Macau’s casinos hit as punters turn to World Cup

German and Brazilian fans pose  with a replica of the World Cup trophy at the Maracana stadium in Rio de Janeiro. Photograph:  Kai Pfaffenbach/Reuters

German and Brazilian fans pose with a replica of the World Cup trophy at the Maracana stadium in Rio de Janeiro. Photograph: Kai Pfaffenbach/Reuters

Tue, Jul 8, 2014, 01:00

The World Cup has been a fantastic competition, full of drama and excitement, but it has given casino operators in the world’s biggest gambling hub, Macau, a real headache as punters turn away from the green baize tables towards the pitches of Brazil to place their bets.

Since the tournament began on June 12th, revenues in Macau’s 35 casinos have fallen for the first time in five years. Total gross gaming revenue dropped 3.7 per cent to 27 billion patacas (€2.48 billion) in June, the first decline since the same month in 2009 when it fell 17 per cent, according to data from Macau’s Gaming Inspection and Coordination Bureau.

Average table revenue dropped to HK$775 million (€73.18 million) per day from June 16th to 22nd after the World Cup kicked off, compared to revenue of HK$801 million per day the week before, representing a decline of 3.3 per cent.

“Instead of heading to the 35 casinos’ tables, bettors have preferred to watch the World Cup matches in bars and bet on tournament matches,” the Macau Business Daily reported.

Macau’s casino gaming revenue for the year to June was 193.09 billion patacas, up 12.6 per cent on the same period last year.

The analysts seemed non-plussed, and gaming analyst Billy Ng at Bank of America said he expected gross gaming revenue growth to return to positive in the second half of this year after the World Cup in June and July.

“World Cup headwinds should continue until the conclusion of the competition on July 13th, in our view. This once-in-every-four-years disruption of gross gaming revenue does not change our positive long-term secular outlook for Macau names,” said Sterne Agee in a research note to clients.

Revenues fell 20 per cent during the World Cup in 2010, so there is a precedence for money moving to football gambling during the world’s biggest tournament.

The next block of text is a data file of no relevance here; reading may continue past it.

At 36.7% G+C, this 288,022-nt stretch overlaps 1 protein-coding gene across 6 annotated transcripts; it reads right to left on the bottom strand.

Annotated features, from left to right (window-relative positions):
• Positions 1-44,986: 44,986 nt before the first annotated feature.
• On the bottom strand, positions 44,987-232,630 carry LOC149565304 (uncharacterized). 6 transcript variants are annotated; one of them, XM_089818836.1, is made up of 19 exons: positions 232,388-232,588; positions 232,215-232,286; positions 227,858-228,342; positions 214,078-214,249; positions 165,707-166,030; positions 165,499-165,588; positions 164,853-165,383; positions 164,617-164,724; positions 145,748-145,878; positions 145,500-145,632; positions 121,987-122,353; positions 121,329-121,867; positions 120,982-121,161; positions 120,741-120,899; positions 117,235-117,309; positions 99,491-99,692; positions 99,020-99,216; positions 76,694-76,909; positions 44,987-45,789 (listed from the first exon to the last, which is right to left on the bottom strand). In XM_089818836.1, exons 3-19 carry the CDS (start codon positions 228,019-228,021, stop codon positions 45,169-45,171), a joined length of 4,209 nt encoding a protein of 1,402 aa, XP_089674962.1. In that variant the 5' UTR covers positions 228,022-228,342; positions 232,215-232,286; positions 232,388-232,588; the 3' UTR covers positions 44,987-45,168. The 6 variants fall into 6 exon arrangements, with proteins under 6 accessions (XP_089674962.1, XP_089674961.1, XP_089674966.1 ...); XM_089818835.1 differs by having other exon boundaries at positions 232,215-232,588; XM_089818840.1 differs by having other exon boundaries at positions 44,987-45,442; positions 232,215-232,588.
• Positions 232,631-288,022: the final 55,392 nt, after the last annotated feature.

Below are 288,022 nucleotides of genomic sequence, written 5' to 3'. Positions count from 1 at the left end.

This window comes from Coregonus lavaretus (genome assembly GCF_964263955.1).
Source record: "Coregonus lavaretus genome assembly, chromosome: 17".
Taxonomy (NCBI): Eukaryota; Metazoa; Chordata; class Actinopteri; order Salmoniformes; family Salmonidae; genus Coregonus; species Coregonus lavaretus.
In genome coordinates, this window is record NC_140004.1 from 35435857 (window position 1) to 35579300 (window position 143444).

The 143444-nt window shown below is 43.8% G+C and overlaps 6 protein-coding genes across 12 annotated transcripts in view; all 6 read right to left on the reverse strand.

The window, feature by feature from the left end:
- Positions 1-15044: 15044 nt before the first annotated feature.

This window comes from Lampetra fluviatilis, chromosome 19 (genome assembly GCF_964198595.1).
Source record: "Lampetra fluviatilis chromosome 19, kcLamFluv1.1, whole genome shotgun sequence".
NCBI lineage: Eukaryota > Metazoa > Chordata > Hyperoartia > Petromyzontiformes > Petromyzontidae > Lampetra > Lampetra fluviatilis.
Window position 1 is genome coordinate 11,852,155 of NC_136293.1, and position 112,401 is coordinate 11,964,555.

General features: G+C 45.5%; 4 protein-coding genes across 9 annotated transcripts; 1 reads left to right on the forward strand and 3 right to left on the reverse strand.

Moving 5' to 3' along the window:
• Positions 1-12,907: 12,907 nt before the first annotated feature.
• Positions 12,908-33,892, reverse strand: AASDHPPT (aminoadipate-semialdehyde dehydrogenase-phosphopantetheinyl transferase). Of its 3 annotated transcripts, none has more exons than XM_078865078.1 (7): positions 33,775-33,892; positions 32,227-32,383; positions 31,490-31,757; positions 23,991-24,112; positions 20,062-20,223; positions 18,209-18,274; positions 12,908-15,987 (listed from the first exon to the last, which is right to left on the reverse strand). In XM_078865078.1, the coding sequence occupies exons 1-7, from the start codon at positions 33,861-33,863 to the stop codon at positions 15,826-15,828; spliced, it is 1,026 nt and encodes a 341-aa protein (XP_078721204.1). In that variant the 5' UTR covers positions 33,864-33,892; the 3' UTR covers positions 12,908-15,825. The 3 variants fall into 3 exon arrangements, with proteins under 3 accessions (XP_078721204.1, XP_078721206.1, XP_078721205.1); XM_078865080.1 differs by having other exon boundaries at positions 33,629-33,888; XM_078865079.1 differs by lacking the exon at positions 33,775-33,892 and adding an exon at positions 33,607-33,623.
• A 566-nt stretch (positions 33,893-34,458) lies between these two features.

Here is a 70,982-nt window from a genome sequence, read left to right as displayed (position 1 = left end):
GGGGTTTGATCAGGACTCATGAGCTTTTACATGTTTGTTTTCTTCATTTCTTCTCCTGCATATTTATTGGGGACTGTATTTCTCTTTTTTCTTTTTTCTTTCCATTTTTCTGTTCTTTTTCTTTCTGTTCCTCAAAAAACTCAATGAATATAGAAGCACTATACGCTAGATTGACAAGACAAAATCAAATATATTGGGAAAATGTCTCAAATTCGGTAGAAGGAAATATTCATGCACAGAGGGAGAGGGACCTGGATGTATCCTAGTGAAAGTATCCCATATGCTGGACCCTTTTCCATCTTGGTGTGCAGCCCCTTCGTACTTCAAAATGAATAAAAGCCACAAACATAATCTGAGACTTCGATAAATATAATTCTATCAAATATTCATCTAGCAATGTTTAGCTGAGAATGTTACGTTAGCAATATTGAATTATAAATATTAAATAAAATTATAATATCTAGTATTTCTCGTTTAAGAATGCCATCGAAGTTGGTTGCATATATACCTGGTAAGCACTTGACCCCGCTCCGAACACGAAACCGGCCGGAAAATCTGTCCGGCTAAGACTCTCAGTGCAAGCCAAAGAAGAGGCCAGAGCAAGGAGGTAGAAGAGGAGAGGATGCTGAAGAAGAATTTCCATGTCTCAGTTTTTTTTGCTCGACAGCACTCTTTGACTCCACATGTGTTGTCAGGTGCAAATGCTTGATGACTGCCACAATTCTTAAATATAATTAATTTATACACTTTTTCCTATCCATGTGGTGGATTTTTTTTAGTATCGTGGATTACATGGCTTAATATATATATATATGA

This appeared to be enough to boost confidence in casino shares. Galaxy Entertainment Group rose nearly 5 per cent to a two-month high in Hong Kong trading last month, while MGM China Holdings rose 3.5 per cent, and Sands China advanced 3 per cent, compared to a 1.6 per cent rise in Hong Kong’s Hang Seng benchmark index.

Legal gambling

Macau is the only place in China where gambling is legal. More worrying perhaps, long term, is the difficulties facing the high-roller segment. These big spenders are brought in from mainland China by junket operators and account for 60 per cent of revenues in Macau’s casinos. The VIP punters bet at least HK$5 million per trip.

In May, nerves were rattled after a junket operator called Huang Shan disappeared owing a staggering €950 million to at least four casinos.

The high-roller segment has fallen foul of president Xi Jinping’s crackdown on graft, which has made it difficult for corrupt government officials from the mainland to channel funds into the former Portuguese colony, which reverted to Chinese rule in 1999.

The anti-corruption campaign is also increasing pressure on the casinos to follow Las Vegas’s line and diversify away from simply earning gaming revenues into leisure and tourism offerings.

Online betting

Sports betting takes place illegally online, with much of it taking place in Malaysia, Singapore, Philippines and Indonesia. On June 18th, the enclave’s Judiciary Police arrested 22 people involved in an illegal football betting ring, which had taken in bets of about 5.1 billion patacas, a daily average of more than 720 million patacas.

Macau is also dealing with a clampdown on the number of places in the casinos where mainland Chinese can use UnionPay cards, issued by state banks. There is a limit on withdrawal of 20,000 yuan (€2,356) per day on UnionPay cards, but mainlanders use the cards to pretend to buy items from shops from high-end jewellery and watch outlets in the casinos using the cards, but get cash instead.

No new machines will be allowed, according to Francis Tam, Macau’s secretary for economy and finance, although existing terminals will not be affected.

And another development may have an even bigger impact – a smoking ban means that all casinos will become smoke-free from October 6th.

Mainland gamblers in Macau tend to sip from glasses of tea brought around by uniformed “aunties” (ayis) rather than cocktails brought around by glamorous wait staff, but they do like to chain smoke while gambling. It should be interesting to see the impact of the smoking ban.

Smoking or non-smoking, Mr Tam said he remained bullish on Macau’s economic outlook as partnership with surrounding districts in the booming Pearl river delta area was sure to increase when the Hong Kong-Macau-Zhuhai bridge is completed in 2016.

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